Climate Change and Adaptation: Is it real? What to do?

Climate Change and Adaptation: Is it real? What to do?

By Lara Hansen and Jennie Hoffman, EcoAdapt

Yes, Houston, there is a problem. Climate change is happening and it is affecting the world around us. For those of us who live and work in this world it means that resources we rely on or are charged with managing or protecting are not going to behave as we’ve come to expect them to.

This means we need to broaden our perspective enough to recognize what’s changing and to consider how to respond to and prepare for it in order to achieve our desired outcomes—for conservation, resource management or development. Ignoring climate change in your decision-making does not prevent it from adversely affecting you. Rather it increases your vulnerability and will likely result in missed opportunities to avoid calamity and improve outcomes.

What’s this climate adaptation stuff?

There’s a lot of hype about climate change adaptation these days, but just what is it? Historically if you lived in a hazard zone, say earthquakes, hurricanes or anything else, you would incorporate that hazard into what you do and how you do it. Today the sad truth is that we all live in a climate change hazard zone, and adaptation is how we build that hazard into our lives and work. It is how we minimize our vulnerability to climate change, for example by installing rain gardens to help with increased volumes of stormwater, or preparing for drought through increased water conservation practices.

The more we limit the rate and extent of climate change, the less we will need to adapt. And the more we prepare for and adapt to climate change the better we can manage the impacts. Unfortunately with climate change already afoot, we need to start implementing adaptation strategies today.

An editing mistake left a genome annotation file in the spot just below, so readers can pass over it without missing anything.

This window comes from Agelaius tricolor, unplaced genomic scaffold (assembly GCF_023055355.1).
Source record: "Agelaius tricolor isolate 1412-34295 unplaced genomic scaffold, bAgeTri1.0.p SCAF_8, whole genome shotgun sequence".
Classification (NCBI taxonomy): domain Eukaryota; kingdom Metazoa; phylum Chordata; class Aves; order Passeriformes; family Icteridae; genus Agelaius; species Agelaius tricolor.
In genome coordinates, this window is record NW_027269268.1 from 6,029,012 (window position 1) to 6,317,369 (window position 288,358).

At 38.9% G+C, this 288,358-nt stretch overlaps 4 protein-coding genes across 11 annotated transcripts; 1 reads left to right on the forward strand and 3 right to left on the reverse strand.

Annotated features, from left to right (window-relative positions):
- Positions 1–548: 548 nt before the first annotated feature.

What to do?

While solving the problem of climate change on a global scale may be a big task, meeting the challenges of climate change at the scale of your own work is something you can do. Do you regulate pollutants? Run a fishing business? Make land-use or land acquisition decisions? Great— you can build climate change into the decisions you make, just as you build other risks and realities into them already.

There are lots of people starting to tackle the reality of climate change in their conservation and resource management work. Some people are doing this because they have long-term vision and anticipate that acting now will be better (success- and cost-wise) than acting later. Others are doing this because the reality of climate change is staring them in the face. For example, if you are restoring habitat for fish populations in rivers where flooding may increase due to climate change it would be prudent for you consider these changes when developing your plan of action. Learning how other people are taking on these challenges can not only motivate you to act but you can glean the details, find the information you’ve been looking for or learn how to make decisions even when you can’t get what you want.

There is a lot of climate data already out there. Unfortunately it’s often hard to find, hard to access, hard to understand or hard to determine how to use.